To the shock of literally no one, Nova Scotia’s next general election was announced on Sunday.
Premier Stephen McNeil finally ripped off the Band-Aid and asked Lieutenant Governor J. J. Grant to dissolve the legislature, ending months of speculation and confirming Nova Scotians will head to the polls on Tuesday, May 30.
"I encourage all Nova Scotians to exercise their democratic right to vote," wrote the premier in a brief press release announcing the election.
The news was leaked—twice—by McNeil’s own party ahead of Sunday’s meeting. On Friday a campaign ad, accidentally released, announced the May 30 date while promising to “buld” a better Nova Scotia. Liberal Agriculture minister Keith Colwell added to the discourse earlier this morning by mentioning the election on Facebook before the premier’s trip to Government House.
After announcing the news, the Liberals held a campaign rally at the Lebanese Cultural Centre in Halifax, during which the party promised to continue the work its done over the past four years.
“We need to be returned to government by Nova Scotians so we can deliver a tax cut to the middle class and those who need it most,” wrote McNeil in a subsequent press release. “And we need to continue our work so that we can embark on the largest infrastructure investment in recent history—one that will improve our roads and create thousands of jobs.”
The governing party was oddly enough the last off the line for campaign launches—coming a day after the Progressive Conservatives and a week after the NDP. On Saturday, opposition leader Jamie Baillie told a crowd at the Nova Scotia Community College’s Akerley campus that a visionless Liberal government has held Nova Scotia back.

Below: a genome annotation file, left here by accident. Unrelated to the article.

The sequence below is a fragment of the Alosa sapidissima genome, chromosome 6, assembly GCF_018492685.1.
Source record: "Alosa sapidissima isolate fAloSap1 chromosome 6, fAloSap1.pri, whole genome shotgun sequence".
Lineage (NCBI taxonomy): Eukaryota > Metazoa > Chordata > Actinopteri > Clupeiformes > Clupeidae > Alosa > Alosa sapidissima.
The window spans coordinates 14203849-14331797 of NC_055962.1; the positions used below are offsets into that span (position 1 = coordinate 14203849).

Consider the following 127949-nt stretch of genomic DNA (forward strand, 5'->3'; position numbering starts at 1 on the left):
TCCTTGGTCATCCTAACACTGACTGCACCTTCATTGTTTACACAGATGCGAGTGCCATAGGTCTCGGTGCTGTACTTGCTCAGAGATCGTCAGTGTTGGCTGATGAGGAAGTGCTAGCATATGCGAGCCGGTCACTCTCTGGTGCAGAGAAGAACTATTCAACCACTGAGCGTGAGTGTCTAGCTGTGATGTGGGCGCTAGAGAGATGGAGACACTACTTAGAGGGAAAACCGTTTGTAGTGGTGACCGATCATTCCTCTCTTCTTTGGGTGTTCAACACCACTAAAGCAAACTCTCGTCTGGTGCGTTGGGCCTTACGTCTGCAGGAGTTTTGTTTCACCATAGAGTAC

“Only the Progressive Conservative Party has the plan to allow Nova Scotia to stand proudly on its own two feet again,” said Baillie. “I have faith in our people and confidence in our future...I believe in my plan because I believe in Nova Scotia.”
The NDP, meanwhile, promised at last week's campaign launch to institute a $15-per-hour minimum wage, cap class sizes and provide free community college tuition if elected.
“This election presents a clear choice for the people of Nova Scotia,” writes NDP leader Gary Burrill in a release sent out on Sunday. “Do they want four more years of being told what we can’t do with cuts and claw-backs from the McNeil Liberals, or do they want an NDP government that is ready to listen and work together to make the necessary investments in our people?”
Burrill will be the only leader out of Nova Scotia’s three main political parties not running as an incumbent. He’ll be looking to earn his seat in Halifax Chebucto against Liberal MLA Joachim Stroink and PC challenger John Wesley Chisholm.
As it stands, the Liberals have 34 seats at Province House, the PCs 10 and the NDP five. There’s one independent MLA (Andrew Younger) and one vacant seat—formerly occupied by NDP MLA Marian Mancini, who is not re-offering.
The election announcement also came the same weekend Nova Scotia’s Green Party held its annual general meeting at Dalhousie University. Leader Thomas Trappenberg hasn’t yet announced where he'll be running.
More info on how to register to vote can be found with Elections Nova Scotia. Below you can also watch a time-lapse video Elections NS shot today of supplies being shipped out of the warehouse to every electoral district in the province.